Visitor Center


The first barracks on this site was completed in 1846 and burned three years later. It was rebuilt and remained in used until the Army left Fort Smith in 1871. In 1872 the Federal Court for the Western District of Arkansas moved into the building, using one room as a courtroom and the other rooms as offices for the clerk, U.S.Marshall, and U.S. Commissioner. The basement became a primitive jail.

In this building, Judge Issac C. Parker presided over the court cases from 1875-1889. In 1890, the court moved three blocks down the street to a new building. Public clamor over the conditions in the jail, which those confined there called "Hell on the Border," led in 1887 to the construction of a new jail with more modern cell arrangements. This building continued to serve as a federal jail until 1917.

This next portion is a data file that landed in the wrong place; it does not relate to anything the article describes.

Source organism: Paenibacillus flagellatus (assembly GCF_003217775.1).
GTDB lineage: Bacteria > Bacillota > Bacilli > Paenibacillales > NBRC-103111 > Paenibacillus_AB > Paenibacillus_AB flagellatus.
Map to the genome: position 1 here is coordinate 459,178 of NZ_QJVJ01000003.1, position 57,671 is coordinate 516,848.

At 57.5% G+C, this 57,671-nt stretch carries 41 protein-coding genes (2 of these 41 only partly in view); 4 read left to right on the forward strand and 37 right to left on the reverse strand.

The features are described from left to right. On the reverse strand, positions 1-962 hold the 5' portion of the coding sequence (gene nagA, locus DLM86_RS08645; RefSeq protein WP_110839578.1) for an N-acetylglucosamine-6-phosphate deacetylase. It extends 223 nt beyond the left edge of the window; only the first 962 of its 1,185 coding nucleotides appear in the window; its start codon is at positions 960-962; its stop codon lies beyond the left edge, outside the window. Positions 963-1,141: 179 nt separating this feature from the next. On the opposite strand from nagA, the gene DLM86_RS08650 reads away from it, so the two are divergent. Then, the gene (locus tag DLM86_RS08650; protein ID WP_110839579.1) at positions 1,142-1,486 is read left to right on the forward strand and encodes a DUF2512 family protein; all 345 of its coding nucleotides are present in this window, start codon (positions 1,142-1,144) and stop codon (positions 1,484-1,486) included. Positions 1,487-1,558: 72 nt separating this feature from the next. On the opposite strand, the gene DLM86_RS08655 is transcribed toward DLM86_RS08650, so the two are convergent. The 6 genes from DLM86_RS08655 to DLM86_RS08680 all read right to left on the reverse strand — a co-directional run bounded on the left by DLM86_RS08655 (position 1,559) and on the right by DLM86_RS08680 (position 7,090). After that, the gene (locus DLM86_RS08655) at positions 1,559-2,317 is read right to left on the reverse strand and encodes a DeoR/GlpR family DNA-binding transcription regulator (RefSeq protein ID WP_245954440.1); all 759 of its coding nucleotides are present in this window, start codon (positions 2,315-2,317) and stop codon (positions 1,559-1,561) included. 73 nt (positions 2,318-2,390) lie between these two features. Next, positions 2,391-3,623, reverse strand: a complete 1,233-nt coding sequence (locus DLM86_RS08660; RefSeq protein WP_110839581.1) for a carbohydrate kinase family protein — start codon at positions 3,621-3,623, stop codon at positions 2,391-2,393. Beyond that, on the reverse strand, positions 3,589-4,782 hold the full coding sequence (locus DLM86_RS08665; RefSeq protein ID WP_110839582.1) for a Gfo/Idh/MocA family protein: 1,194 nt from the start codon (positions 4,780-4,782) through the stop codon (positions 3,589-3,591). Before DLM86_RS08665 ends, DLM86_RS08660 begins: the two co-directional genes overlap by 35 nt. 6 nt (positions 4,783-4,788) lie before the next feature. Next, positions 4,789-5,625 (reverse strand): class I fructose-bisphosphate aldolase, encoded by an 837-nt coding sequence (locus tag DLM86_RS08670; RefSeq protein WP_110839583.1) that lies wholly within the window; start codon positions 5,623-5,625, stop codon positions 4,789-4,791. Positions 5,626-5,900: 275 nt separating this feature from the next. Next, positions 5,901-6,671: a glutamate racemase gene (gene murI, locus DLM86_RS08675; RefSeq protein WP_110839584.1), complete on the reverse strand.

The courthouse, which originally was a 1 1/2-story structure with full porches on two sides, was changed to its present appearance in 1890. The second story was added in 1891 for use as a hospital for the prisoners, and the long porches were removed and replaced with shorter ones.

Today the two buildings serve as the visitor center with a variety of exhibts about the history of Fort Smith and Indian Territory.

Aerial view of a large 37 star flag flying on a 100 foot tall flag pole in front of the red brick visitor center on a clear sunny day
Visitor Center former barracks, courthouse, and jail

NPS/Pat Schmidt

Last updated: May 12, 2020

Park footer

Contact Info

Mailing Address:

301 Parker Ave
Fort Smith, AR 72901


479 783-3961

Contact Us